• In one embodiment, the gas absorbing material 40 is a separate member that is stored within a space within the autoinjector housing 21, and in gaseous communication with the medicament cartridge assembly. In such embodiment, it may be desirable (though not required) to manufacture components of the dispensing assembly 20 itself substantially impervious to air to shield the gas absorbing material 40 from air. In this embodiment, the outer package 12 can be dispensed with.
  • The loaded dispensing assembly 20 is then located in a package 10. Prior to and during the locating of the dispensing assembly 20 in the package 10, the interior of the package 10 is flushed with an inert gas to remove any oxygen. It is not necessary to perform this operation, but it is preferable because it reduces the stress on the oxygen absorbing material thereby permitting the material to Withdraw more oxygen from the components. An oxygen absorbing material 40 is located within the package 10. The oxygen absorbing material 40 may be formed on the wall of the package, inserted as a separate packet, as shown in FIG. 1 within the package or powder within the interior of the package or as part of the dispensing assembly 20. As discussed above, the package 10 is designed to limit exposure of the medication to oxygen. Furthermore, the packaging 10 and the packaging process are designed to limit oxygen exposure and absorb any oxygen that may be out gassed from the dispensing assembly 20 once located in the package 10. The containers 11 are filled in an argon or inert gas environment, may be inspected and packaged in air as quickly as possible to minimize the exposure of the medicament to oxygen or other undesired gases. The inert gas environment may be provided by means of an isolator, a tunnel, through a flush of inert gas or a shower of inert gas
  • The above described medicament container, kit and packaging process simplify the use of DHE and other oxygen sensitive medications, while improving the stability of DHE. Furthermore, the dispensing assembly 20 provides for standard easier use allowing immediate easy use by the patient without significant manipulation or assembly. The dispensing assembly 20 will be user friendly, more convenient & provide better dosing accuracy over an ampoule based system. This is particularly important for the migraine application during patient self-injection when patient's functional and concentration abilities are reduced, their vision maybe impaired & they maybe feeling nausea. It will be apparent to those skilled in the art that various modifications and variations may be made without departing from the scope of the present invention. Although the present invention has been described in connection with the treatment of migraines using DHE, it is contemplated that various medications including epinephrine may be employed while practicing the present invention. Furthermore, a single package 10 has been described. It is contemplated, however, that each package 10 may include a plurality of interior compartments 11 that may be separately opened. Each compartment may contain a dispensing assembly 20 and a medicament container 30. Alternatively, one compartment may contain a dispensing assembly and a medicament container, while the remaining compartments contain additional doses of medication in medicament containers 30 that are loaded into the dispensing assembly by the patient or health care provider when opened. Thus, it is intended that the present invention covers the modifications and variations of the invention, provided they come within the scope of the appended claims and their equivalents.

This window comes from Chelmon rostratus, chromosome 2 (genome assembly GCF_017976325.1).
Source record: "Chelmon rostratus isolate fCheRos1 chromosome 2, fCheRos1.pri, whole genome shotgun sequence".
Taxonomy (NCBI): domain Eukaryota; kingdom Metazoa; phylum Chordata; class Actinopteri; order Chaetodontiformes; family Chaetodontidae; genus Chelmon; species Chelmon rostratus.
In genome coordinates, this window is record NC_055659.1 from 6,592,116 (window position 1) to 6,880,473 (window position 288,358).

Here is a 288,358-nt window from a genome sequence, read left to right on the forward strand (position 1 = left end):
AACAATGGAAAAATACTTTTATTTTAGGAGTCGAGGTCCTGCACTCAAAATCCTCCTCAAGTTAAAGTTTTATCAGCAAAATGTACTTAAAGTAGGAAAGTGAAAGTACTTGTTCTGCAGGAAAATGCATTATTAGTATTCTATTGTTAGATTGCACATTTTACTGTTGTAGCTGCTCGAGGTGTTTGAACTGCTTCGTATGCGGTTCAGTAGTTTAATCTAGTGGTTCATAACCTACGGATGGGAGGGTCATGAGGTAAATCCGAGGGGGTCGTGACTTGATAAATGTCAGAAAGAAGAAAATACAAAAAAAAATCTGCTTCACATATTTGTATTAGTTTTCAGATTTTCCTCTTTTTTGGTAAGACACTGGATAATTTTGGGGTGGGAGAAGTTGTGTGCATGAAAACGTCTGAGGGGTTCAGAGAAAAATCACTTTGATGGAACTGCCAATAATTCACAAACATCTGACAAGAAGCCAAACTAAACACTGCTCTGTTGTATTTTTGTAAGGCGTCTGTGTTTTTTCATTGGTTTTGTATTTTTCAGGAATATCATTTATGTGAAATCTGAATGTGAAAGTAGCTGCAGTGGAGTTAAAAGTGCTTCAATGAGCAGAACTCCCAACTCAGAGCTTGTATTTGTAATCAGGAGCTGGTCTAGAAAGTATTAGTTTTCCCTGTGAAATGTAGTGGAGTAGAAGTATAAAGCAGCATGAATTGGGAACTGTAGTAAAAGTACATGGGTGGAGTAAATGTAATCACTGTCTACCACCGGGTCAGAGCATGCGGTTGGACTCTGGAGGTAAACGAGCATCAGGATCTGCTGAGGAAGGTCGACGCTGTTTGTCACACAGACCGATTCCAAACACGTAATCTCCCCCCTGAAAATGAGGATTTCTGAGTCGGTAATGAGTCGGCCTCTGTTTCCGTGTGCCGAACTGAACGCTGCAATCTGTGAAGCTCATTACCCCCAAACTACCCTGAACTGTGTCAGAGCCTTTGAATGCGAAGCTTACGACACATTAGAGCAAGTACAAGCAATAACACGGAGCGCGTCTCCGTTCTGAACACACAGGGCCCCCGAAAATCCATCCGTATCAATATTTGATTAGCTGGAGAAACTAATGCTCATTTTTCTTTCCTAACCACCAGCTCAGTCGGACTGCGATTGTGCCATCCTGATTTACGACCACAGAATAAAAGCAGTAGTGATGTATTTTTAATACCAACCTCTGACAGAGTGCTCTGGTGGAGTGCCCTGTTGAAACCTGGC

Claims (20)

  1. 1. A method of storing and dispensing a dose of medication, the method comprising:
    filling a medicament container with a dose of medication;
    positioning a sealing assembly in an open end of the medicament container at a first position to allow any gases from the medicament container to vent through a passageway in the sealing assembly to outside the medicament container;
    positioning the sealing assembly at a second position in the open end of the medicament container to seal the dose of medication in the medicament container;